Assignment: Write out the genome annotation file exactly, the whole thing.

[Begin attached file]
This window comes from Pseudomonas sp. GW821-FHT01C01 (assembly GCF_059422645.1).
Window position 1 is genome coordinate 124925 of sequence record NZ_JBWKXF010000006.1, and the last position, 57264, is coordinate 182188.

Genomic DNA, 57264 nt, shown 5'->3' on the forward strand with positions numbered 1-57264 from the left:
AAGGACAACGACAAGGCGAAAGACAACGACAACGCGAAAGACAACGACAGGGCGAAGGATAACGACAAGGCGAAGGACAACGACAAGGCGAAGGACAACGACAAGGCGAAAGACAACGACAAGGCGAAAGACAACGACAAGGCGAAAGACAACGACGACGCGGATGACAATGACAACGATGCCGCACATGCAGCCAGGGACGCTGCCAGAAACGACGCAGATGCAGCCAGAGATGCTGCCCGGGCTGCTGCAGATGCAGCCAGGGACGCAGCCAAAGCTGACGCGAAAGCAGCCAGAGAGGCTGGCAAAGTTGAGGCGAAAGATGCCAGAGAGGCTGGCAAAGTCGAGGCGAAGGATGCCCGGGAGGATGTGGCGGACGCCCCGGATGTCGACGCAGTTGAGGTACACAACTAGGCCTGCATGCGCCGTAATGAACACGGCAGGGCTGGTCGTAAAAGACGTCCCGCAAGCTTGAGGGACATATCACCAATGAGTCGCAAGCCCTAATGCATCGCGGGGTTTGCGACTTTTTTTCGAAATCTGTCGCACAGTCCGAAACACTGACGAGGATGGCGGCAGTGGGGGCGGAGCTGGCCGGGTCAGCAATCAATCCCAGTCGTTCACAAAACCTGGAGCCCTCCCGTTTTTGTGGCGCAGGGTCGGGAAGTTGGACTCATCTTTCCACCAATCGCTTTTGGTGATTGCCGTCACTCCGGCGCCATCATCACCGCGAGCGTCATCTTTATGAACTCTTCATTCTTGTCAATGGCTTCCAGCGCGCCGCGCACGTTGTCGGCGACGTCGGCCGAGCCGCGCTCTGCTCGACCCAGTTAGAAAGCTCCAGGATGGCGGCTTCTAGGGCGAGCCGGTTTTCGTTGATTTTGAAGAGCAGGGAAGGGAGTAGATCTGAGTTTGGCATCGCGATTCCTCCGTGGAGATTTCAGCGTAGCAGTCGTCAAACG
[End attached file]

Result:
This window comes from Pseudomonas sp. GW821-FHT01C01 (assembly GCF_059422645.1).
Window position 1 is genome coordinate 124925 of sequence record NZ_JBWKXF010000006.1, and the last position, 57264, is coordinate 182188.

Genomic DNA, 57264 nt, shown 5'->3' on the forward strand with positions numbered 1-57264 from the left:
AAGGACAACGACAAGGCGAAAGACAACGACAACGCGAAAGACAACGACAGGGCGAAGGATAACGACAAGGCGAAGGACAACGACAAGGCGAAGGACAACGACAAGGCGAAAGACAACGACAAGGCGAAAGACAACGACAAGGCGAAAGACAACGACGACGCGGATGACAATGACAACGATGCCGCACATGCAGCCAGGGACGCTGCCAGAAACGACGCAGATGCAGCCAGAGATGCTGCCCGGGCTGCTGCAGATGCAGCCAGGGACGCAGCCAAAGCTGACGCGAAAGCAGCCAGAGAGGCTGGCAAAGTTGAGGCGAAAGATGCCAGAGAGGCTGGCAAAGTCGAGGCGAAGGATGCCCGGGAGGATGTGGCGGACGCCCCGGATGTCGACGCAGTTGAGGTACACAACTAGGCCTGCATGCGCCGTAATGAACACGGCAGGGCTGGTCGTAAAAGACGTCCCGCAAGCTTGAGGGACATATCACCAATGAGTCGCAAGCCCTAATGCATCGCGGGGTTTGCGACTTTTTTTCGAAATCTGTCGCACAGTCCGAAACACTGACGAGGATGGCGGCAGTGGGGGCGGAGCTGGCCGGGTCAGCAATCAATCCCAGTCGTTCACAAAACCTGGAGCCCTCCCGTTTTTGTGGCGCAGGGTCGGGAAGTTGGACTCATCTTTCCACCAATCGCTTTTGGTGATTGCCGTCACTCCGGCGCCATCATCACCGCGAGCGTCATCTTTATGAACTCTTCATTCTTGTCAATGGCTTCCAGCGCGCCGCGCACGTTGTCGGCGACGTCGGCCGAGCCGCGCTCTGCTCGACCCAGTTAGAAAGCTCCAGGATGGCGGCTTCTAGGGCGAGCCGGTTTTCGTTGATTTTGAAGAGCAGGGAAGGGAGTAGATCTGAGTTTGGCATCGCGATTCCTCCGTGGAGATTTCAGCGTAGCAGTCGTCAAACG